Colonial Day – Fifth Grade
Colonial Day is a highlight of fifth grade as students, parents, and faculty come together during this day-long recreation of the Colonial era, complete with period dress, games, activities, and food.
Fifth grade students learn quickly that life in a colonial classroom is very different from the classroom environment they enjoy at CHA. Laptops are replaced with horn books and quill pens, desks are replaced with benches, and, if they’re not careful, students may find themselves wearing a Dunce cap!
After a quick classroom lesson, students move through a variety of activity stations where they dip candles, sew, make corn husk dolls, and enjoy a range Colonial games and activities. Though a fifth grade activity, all CHAgrade levels are welcome to travel back in time to watch a portion of the festivities.
Farm Day – First Grade
To learn about the origins of food firsthand, first graders experience life on a farm, right at CHA.
During Farm Day, faculty and parents bring the farm to life and help as students juice oranges, turn cream into butter, plant herbs, and milk a “cow.”
Once the chores are done, students, teachers, and parents enjoy a home-cooked farm breakfast together.
Toy Company – Fourth Grade
Fourth graders become entrepreneurs as they take a full-fledged business approach to starting their own toy company, developing a product, gaining launch approval from the “Board,” and actively selling it at a “trade show.”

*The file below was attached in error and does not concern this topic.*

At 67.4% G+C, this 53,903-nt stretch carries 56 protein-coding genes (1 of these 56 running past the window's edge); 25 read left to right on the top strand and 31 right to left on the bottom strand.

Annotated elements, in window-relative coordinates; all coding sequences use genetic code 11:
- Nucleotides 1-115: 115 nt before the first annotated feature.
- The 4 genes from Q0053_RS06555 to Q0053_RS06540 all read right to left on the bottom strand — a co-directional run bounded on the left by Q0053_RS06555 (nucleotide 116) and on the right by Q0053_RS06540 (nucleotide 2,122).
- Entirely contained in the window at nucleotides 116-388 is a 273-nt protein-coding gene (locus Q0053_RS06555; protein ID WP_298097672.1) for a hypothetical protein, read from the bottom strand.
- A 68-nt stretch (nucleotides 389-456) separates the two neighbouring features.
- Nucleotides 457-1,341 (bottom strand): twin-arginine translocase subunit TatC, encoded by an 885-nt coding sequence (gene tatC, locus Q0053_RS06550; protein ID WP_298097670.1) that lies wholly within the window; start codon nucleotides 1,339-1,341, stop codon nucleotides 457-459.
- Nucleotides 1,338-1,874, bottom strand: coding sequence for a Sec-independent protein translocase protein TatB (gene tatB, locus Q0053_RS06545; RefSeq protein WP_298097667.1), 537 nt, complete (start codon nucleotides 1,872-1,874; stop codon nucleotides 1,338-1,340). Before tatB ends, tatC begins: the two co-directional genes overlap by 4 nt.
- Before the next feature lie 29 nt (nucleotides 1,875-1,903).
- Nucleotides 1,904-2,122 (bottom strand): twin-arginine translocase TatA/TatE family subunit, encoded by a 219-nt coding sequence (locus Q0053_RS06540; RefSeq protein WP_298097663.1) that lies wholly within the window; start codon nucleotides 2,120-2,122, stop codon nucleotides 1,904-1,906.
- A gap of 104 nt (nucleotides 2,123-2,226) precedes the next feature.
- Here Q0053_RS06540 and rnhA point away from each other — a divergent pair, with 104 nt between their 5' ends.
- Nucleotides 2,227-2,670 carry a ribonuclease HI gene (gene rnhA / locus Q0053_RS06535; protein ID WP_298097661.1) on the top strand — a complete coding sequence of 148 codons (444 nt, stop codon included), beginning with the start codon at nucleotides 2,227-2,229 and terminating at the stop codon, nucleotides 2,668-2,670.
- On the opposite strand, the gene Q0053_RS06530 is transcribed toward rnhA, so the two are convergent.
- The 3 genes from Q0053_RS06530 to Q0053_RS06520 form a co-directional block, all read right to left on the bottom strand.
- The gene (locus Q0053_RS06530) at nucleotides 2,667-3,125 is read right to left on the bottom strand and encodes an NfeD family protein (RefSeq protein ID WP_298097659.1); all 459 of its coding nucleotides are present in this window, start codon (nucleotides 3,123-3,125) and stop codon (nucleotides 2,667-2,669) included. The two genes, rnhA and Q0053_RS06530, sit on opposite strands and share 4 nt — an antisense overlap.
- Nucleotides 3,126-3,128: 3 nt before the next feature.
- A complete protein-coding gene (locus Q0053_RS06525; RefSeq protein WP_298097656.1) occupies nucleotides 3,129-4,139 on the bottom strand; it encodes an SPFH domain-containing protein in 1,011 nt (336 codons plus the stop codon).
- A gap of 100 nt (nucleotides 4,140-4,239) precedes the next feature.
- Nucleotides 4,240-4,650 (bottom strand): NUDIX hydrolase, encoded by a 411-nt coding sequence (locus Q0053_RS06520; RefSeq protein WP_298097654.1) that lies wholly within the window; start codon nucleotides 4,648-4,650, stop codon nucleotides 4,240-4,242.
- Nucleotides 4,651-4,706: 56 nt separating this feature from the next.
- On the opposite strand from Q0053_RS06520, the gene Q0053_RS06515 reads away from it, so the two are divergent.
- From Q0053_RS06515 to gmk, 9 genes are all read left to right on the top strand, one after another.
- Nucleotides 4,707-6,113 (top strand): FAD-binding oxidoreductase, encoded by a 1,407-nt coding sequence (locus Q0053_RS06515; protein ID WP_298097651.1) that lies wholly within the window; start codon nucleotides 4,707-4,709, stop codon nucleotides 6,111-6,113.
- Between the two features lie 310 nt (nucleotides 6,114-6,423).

As a class, students create and vote on a company name, logo, and slogan. Once the company information is worked out—through teamwork, creativity, and collaboration—the young toy developers work in four-person groups, designing a concept, testing it through market research, using the data to refine their concepts, then building a three-dimensional prototype.
The project doesn’t end there. Students use their public and persuasive speaking skills to present their projects to the Board and gain approval to move forward with a trade show launch.
At Back-to-School night, the fourth grade classroom is turned into a tradeshow as students staff the booths they created and try to get initial orders from parent “buyers.” Parents have 500 points they can use to place their “orders” as they like across the various products. The students are enthusiastic salespeople as they tell the stories of their companies and products. They are infused with a strong sense of pride and achievement, and parents are amazed by all their children have accomplished.